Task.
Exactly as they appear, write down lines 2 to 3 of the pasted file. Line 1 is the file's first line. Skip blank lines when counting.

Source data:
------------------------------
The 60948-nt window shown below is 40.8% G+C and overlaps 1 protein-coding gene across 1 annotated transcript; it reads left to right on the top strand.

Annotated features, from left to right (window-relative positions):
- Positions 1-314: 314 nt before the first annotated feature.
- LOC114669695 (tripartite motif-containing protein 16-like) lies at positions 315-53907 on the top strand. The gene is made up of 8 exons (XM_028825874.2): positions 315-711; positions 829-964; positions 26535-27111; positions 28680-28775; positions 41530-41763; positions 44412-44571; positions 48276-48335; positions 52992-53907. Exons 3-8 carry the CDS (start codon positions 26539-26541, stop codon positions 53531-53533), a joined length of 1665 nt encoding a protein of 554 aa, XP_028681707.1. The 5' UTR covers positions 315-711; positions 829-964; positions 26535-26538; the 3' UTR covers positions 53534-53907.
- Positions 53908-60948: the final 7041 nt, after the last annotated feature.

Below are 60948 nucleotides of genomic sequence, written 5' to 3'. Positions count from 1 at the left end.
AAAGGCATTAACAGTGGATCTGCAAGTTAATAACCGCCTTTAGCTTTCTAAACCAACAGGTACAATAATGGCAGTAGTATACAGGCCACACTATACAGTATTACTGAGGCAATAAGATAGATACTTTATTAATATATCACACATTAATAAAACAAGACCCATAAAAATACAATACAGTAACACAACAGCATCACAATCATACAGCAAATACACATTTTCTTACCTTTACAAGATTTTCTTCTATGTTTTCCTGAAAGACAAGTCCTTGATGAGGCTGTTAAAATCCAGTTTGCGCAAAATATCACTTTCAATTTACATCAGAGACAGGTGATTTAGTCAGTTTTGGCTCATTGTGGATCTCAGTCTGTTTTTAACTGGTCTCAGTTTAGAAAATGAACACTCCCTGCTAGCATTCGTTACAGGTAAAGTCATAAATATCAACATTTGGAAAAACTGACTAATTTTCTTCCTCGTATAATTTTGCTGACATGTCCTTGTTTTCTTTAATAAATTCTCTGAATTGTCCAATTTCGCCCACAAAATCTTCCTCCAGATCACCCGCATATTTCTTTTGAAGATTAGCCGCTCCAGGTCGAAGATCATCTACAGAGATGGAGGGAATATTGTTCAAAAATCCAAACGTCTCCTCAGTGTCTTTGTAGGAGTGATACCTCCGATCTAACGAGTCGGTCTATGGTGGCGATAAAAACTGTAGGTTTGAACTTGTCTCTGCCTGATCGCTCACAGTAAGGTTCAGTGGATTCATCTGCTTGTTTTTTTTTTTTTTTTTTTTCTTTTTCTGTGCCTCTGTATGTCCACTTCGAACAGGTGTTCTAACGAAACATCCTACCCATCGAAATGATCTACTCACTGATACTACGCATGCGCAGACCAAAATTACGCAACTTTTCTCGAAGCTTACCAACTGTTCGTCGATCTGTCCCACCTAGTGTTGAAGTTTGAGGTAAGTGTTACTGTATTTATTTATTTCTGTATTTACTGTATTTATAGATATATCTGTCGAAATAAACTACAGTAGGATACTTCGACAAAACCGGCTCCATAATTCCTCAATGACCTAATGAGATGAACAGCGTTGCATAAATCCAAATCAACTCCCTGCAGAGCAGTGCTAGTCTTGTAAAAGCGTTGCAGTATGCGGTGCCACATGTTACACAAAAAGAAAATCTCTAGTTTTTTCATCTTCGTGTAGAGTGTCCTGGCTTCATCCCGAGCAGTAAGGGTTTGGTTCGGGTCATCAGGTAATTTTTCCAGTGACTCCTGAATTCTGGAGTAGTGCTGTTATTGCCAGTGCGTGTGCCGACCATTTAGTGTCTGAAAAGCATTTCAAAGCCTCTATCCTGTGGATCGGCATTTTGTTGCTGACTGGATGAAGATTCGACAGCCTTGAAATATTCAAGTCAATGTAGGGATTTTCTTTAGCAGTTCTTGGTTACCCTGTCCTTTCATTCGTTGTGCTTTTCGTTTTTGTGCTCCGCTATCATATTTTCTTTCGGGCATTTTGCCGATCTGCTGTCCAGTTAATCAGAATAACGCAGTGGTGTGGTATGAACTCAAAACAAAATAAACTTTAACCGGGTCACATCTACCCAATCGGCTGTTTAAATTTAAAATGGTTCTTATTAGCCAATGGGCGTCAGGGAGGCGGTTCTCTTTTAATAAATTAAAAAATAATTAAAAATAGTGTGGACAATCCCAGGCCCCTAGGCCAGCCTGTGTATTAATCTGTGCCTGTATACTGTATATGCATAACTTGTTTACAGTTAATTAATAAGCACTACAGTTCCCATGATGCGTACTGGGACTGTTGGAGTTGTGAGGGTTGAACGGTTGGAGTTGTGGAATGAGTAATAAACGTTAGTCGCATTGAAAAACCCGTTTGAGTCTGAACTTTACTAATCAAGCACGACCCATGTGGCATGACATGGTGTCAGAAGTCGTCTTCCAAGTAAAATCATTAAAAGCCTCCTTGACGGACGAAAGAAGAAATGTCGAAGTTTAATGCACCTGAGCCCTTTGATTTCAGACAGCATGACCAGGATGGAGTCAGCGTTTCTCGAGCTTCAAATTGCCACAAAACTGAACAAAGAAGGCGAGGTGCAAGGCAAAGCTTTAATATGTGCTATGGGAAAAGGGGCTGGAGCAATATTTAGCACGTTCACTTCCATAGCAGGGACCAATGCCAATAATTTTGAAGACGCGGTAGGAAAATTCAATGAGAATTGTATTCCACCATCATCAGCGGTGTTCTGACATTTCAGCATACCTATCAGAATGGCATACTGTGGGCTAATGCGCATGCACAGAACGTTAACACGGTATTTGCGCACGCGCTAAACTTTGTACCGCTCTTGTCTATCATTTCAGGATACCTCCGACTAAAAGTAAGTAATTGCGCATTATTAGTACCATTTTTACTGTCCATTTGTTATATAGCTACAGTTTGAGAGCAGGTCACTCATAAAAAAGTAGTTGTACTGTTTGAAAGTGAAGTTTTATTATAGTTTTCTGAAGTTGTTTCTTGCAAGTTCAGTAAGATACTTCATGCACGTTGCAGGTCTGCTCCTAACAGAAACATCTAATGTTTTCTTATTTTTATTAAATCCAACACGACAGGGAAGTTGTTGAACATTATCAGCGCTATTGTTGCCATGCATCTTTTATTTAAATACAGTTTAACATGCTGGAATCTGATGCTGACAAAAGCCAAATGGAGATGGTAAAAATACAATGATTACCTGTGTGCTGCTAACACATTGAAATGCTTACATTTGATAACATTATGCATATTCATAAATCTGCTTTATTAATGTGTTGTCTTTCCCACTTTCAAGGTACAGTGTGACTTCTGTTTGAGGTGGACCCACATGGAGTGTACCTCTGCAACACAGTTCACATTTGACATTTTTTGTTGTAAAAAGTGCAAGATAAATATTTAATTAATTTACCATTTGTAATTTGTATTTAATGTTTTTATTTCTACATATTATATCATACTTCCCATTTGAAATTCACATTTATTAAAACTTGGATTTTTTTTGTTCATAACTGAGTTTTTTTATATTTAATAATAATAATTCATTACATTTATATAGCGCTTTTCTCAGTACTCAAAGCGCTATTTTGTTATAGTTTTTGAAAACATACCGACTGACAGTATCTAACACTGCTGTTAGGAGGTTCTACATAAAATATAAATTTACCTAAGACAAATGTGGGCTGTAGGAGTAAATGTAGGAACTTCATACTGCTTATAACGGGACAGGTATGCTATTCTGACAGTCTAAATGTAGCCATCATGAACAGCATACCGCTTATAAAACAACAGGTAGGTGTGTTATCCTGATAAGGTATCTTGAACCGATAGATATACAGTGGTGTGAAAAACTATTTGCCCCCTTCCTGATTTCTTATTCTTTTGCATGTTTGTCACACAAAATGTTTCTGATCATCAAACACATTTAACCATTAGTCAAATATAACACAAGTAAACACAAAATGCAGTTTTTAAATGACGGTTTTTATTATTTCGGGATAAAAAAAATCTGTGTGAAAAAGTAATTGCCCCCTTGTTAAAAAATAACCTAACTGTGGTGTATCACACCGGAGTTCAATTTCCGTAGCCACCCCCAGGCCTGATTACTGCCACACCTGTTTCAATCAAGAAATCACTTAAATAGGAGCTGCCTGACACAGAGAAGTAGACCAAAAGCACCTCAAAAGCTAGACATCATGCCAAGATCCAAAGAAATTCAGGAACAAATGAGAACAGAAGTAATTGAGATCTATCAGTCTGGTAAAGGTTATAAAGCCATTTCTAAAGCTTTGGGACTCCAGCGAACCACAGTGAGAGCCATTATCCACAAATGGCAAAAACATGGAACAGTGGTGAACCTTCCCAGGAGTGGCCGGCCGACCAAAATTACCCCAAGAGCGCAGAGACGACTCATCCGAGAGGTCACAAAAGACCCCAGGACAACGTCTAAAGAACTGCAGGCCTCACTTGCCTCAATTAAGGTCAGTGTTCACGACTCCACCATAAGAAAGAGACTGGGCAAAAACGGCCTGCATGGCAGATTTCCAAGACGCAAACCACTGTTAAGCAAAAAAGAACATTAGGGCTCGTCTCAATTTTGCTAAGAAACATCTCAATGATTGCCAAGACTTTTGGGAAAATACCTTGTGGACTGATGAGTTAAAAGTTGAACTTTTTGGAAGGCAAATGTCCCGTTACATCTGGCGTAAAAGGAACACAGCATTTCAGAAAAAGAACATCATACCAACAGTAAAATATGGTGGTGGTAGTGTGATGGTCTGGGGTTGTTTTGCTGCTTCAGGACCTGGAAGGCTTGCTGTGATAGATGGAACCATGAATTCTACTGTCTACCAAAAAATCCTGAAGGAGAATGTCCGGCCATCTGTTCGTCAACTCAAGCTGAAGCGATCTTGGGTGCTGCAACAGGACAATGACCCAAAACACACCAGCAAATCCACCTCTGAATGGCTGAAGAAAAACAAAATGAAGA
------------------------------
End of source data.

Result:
Annotated features, from left to right (window-relative positions):
- Positions 1-314: 314 nt before the first annotated feature.